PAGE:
Thailand

Human Trafficking Racket Being Operated in Southern Thailand

Pattaya Daily News, 22 March 2007

www.oldpdn.com/shownews.php?IDNEWS=0000002594

[Last accessed 29 December 2010]

Recently, two young men from Buriram were kidnapped by a trafficking gang on their first day of arrival in Bangkok, while looking for work. After being drugged, presumably with something similar to chloroform, the two were transported, unconscious, to a fishing port and effectively imprisoned on a fishing boat for 8 months.

 

 

Trinidad & Tobago

Where Are the Missing People?

Peter Richards, Inter Press Service News Agency IPS, Port Of Spain, 6 Jan 2009

www.ipsnews.net/news.asp?idnews=45311

[accessed 1 January 2011]

www.ipsnews.net/2009/01/trinidad-where-are-the-missing-people/

[accessed 5 October 2016]

When 15-year-old Devika Lalman left her home When 15-year-old Devika Lalman left her home a few days before Christmas to buy school supplies for the new academic term, her parents had taken all the necessary precautions to ensure her safety.   The mother of the Form Three student said she had also given her daughter a cell phone, but all calls to that phone have gone unanswered and the daughter has not been seen since.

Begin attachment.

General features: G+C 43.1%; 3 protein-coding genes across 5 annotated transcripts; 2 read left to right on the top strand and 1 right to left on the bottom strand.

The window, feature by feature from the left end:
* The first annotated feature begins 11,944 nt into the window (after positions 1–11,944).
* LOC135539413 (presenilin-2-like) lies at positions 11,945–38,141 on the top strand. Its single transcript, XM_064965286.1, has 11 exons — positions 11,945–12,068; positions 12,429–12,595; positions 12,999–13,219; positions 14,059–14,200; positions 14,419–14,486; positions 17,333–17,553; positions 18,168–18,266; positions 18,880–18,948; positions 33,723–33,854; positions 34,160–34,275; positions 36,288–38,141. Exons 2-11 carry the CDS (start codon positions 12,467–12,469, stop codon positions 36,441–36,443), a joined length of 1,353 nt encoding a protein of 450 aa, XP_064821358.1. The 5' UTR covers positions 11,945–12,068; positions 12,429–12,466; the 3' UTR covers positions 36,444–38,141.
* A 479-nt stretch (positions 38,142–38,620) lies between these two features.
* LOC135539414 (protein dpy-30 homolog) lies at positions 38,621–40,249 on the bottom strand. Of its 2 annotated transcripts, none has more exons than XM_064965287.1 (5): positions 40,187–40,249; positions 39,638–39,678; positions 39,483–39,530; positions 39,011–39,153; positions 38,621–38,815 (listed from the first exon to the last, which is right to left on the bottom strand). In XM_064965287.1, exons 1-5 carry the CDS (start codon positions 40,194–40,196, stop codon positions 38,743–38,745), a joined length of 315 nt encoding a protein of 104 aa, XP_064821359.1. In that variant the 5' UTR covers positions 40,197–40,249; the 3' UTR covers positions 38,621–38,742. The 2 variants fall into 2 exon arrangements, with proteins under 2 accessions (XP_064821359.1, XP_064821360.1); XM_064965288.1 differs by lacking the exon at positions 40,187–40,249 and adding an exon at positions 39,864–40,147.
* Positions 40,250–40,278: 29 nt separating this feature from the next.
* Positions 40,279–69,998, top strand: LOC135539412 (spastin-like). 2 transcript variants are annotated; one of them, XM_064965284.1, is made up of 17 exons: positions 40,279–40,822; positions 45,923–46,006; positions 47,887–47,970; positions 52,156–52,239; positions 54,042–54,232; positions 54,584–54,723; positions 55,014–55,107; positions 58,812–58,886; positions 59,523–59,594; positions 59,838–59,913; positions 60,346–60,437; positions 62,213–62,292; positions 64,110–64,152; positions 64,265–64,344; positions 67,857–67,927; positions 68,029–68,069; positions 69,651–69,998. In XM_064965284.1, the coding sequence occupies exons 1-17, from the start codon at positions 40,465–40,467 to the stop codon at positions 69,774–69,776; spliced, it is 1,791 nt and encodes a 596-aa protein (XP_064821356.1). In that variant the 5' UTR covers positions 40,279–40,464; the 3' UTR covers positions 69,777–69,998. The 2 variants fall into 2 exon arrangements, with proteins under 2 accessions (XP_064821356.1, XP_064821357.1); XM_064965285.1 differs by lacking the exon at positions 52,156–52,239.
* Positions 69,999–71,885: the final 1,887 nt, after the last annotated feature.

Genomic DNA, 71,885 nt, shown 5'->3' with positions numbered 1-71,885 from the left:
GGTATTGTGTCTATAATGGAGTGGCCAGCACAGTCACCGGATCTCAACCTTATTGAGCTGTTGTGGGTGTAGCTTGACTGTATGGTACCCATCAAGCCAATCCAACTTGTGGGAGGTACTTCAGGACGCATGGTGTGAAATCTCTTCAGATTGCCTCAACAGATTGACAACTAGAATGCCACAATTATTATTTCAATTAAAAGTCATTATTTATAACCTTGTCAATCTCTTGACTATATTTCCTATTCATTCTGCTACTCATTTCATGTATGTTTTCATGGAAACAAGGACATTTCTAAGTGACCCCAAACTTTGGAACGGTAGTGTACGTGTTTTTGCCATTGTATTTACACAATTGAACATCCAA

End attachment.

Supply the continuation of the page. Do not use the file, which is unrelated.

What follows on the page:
"Almost all the women who disappeared left behind a pattern. Their cell phones were switched off. We also heard that they were transported from one house to another before being shipped out."   The Sunday Guardian newspaper, which carried out its own investigation, said that the "clandestine local trade, which operates through a well-organised network and is supported by several powerful agencies, is linked to an international human trafficking ring".   The paper said that children were being sold for as much as 34,000 dollars and adults for half that amount.   "They are mostly used as sex slaves and sometimes for slave labour. Sometimes, they are used to make pay-offs in the drug trade," the paper said, noting that the trafficking also includes young women who were being brought into the country from Venezuela, Colombia and Guyana.